Who is Your Mentor?


Whenever we undertake a new venture, be it coaching basketball, some kind of business startup, a hobby or whatever—we usually need help. Help could come in as simple a form as a brochure, but if we’re really starting something that is taking us into our own unchartered waters, we will be better served having a guide, rather than trying to figure out how to do whatever it is we’re trying to attempt.

Henry Ford, in running his company, had a bank of buttons on his desk. When he needed advice on accounting, he pressed a button to call in his accounting guru. For engineering, he pressed another button. Henry Ford was successful, in part at least, because he knew that he couldn’t know and do it all by himself. He kept a stable of mentors-gurus who were knowledgeable in areas where he wasn’t. 

Most of us don’t have the luxury of having gurus at our beck-and-call. However, in this computer age, we are closer to being able to reach out for a mentor, anywhere in the world we may be, and anywhere in the world a mentor might be.

We can go one-on-one with someone who knows what we want to know without ever leaving our home.

I was in a group with a financial mentor who told us to, “find someone who has what we want, do what they did, to get what they got”. I’ll admit, I tried that, but didn’t get quite the results I’d aspired to, however I learned a lot. This method works for some highly dedicated people, but most of us average folks may come up short, as I did.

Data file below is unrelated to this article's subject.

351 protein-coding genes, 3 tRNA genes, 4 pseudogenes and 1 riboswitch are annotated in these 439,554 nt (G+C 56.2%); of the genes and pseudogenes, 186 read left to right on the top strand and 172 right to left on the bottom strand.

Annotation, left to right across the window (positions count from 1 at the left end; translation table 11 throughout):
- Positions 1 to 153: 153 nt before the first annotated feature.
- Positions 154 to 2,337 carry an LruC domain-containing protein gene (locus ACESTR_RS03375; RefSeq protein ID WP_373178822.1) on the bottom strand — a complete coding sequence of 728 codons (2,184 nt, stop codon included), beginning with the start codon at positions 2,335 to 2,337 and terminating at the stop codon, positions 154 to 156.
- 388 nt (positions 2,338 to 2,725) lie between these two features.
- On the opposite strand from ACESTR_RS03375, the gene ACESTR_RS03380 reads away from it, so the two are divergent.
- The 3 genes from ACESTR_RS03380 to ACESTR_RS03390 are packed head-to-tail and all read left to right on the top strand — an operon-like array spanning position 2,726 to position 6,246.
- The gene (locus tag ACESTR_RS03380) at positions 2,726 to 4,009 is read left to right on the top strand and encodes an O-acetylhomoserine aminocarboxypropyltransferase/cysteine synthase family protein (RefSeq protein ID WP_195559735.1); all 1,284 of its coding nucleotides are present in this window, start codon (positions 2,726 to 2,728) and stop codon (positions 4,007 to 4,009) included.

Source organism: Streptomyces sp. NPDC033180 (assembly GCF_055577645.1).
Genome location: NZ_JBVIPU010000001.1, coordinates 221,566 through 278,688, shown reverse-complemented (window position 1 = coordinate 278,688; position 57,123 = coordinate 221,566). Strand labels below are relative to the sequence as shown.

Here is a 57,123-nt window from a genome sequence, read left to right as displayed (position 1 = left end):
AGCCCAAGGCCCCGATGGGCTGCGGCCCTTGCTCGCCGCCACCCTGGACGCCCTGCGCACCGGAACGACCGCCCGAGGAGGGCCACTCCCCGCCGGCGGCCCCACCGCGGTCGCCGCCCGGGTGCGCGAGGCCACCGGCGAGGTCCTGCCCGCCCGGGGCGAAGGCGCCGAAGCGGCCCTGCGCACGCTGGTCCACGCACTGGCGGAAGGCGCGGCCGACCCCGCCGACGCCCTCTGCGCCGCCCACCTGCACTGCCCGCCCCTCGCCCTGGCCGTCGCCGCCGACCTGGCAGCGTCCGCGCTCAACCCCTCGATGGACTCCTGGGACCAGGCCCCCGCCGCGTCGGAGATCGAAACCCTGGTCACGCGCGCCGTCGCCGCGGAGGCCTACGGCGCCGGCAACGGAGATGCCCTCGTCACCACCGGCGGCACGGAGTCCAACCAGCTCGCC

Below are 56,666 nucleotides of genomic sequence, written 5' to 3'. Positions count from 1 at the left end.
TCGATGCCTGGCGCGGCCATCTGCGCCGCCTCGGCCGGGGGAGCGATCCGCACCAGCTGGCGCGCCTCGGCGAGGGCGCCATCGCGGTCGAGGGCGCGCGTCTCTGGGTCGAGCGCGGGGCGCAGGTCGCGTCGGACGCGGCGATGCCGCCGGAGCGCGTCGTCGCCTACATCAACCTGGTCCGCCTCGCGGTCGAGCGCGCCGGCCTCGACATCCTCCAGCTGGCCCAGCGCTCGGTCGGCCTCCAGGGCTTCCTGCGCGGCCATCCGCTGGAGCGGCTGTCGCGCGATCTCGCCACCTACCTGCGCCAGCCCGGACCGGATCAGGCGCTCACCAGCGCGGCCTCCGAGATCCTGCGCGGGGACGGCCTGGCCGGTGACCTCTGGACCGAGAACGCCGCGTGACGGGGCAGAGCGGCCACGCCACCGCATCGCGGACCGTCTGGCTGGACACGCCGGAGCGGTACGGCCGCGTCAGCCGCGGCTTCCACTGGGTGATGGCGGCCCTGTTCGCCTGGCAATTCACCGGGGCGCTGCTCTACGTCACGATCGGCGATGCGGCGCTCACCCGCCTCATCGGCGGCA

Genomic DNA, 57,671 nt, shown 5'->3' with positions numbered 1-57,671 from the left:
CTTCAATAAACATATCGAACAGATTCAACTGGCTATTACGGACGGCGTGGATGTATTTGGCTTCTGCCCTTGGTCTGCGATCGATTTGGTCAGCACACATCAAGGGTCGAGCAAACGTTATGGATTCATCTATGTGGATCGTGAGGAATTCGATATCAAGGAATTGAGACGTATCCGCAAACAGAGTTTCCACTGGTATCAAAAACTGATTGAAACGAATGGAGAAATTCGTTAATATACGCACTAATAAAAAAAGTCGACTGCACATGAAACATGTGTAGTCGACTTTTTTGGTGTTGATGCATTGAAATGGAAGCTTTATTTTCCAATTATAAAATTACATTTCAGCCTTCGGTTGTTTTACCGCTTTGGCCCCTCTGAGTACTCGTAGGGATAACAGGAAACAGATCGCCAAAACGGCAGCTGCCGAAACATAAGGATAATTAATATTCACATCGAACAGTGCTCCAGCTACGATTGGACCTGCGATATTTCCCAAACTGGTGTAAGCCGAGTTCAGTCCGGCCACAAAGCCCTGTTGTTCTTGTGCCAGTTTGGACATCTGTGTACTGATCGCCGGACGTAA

I’m ready to retire, and want to have a renewable income source to keep me financially secure for the rest of my life. I decided to take everything I’d been doing for more than fifty years in basketball and market it to the world. This would have been extremely difficult for me in the 70’s, 80’s and 90’s, but now in the new millennium, I can accomplish this via the internet.

Cool. I’m ready to go. Now, exactly how do I go about this? My computer knowledge and abilities are minimal. So, I got a mentor. That got me started. Now I have three mentors, and have gone through a couple of others. Because I need new information all the time, I can keep reaching out there into cyberspace to find the help I need. I ask, “what do I need to do?” and they tell me what to do and how to do it. Do I pay for this? Yes. What’s the alternative—going to school for years to hopefully gain some of the knowledge they bring to me immediately, or use the trip-fumble-stumble method of trying to do it myself?

When I first started out as a basketball coach, I was a nineteen year old and college student running an after-school recreation program at an elementary school. Even though I had played basketball in high school, I was by no means qualified to teach it.

Upon graduation from college my first basketball coaching position was at the middle school level and I found quickly that I needed more education.

During those formative years of my coaching I searched for as much help as I could get and found it from some of the most talented people of that era.